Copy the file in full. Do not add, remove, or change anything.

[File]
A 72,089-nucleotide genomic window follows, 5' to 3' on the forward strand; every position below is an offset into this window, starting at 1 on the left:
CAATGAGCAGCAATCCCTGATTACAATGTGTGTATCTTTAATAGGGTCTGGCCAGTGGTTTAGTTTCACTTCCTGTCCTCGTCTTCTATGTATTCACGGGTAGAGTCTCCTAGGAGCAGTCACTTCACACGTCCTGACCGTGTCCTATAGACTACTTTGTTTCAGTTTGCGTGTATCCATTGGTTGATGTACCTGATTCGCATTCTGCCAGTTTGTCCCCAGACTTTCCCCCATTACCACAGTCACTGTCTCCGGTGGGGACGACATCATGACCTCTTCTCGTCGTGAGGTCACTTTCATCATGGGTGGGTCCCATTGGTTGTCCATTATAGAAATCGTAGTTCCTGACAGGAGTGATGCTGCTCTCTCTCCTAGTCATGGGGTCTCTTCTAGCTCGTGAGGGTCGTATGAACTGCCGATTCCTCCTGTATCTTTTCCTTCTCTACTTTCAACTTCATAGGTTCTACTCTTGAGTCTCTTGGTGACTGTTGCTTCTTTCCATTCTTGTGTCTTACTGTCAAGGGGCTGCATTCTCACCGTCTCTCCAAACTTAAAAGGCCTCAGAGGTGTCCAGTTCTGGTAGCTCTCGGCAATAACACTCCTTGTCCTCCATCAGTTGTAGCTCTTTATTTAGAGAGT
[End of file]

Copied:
A 72,089-nucleotide genomic window follows, 5' to 3' on the forward strand; every position below is an offset into this window, starting at 1 on the left:
CAATGAGCAGCAATCCCTGATTACAATGTGTGTATCTTTAATAGGGTCTGGCCAGTGGTTTAGTTTCACTTCCTGTCCTCGTCTTCTATGTATTCACGGGTAGAGTCTCCTAGGAGCAGTCACTTCACACGTCCTGACCGTGTCCTATAGACTACTTTGTTTCAGTTTGCGTGTATCCATTGGTTGATGTACCTGATTCGCATTCTGCCAGTTTGTCCCCAGACTTTCCCCCATTACCACAGTCACTGTCTCCGGTGGGGACGACATCATGACCTCTTCTCGTCGTGAGGTCACTTTCATCATGGGTGGGTCCCATTGGTTGTCCATTATAGAAATCGTAGTTCCTGACAGGAGTGATGCTGCTCTCTCTCCTAGTCATGGGGTCTCTTCTAGCTCGTGAGGGTCGTATGAACTGCCGATTCCTCCTGTATCTTTTCCTTCTCTACTTTCAACTTCATAGGTTCTACTCTTGAGTCTCTTGGTGACTGTTGCTTCTTTCCATTCTTGTGTCTTACTGTCAAGGGGCTGCATTCTCACCGTCTCTCCAAACTTAAAAGGCCTCAGAGGTGTCCAGTTCTGGTAGCTCTCGGCAATAACACTCCTTGTCCTCCATCAGTTGTAGCTCTTTATTTAGAGAGT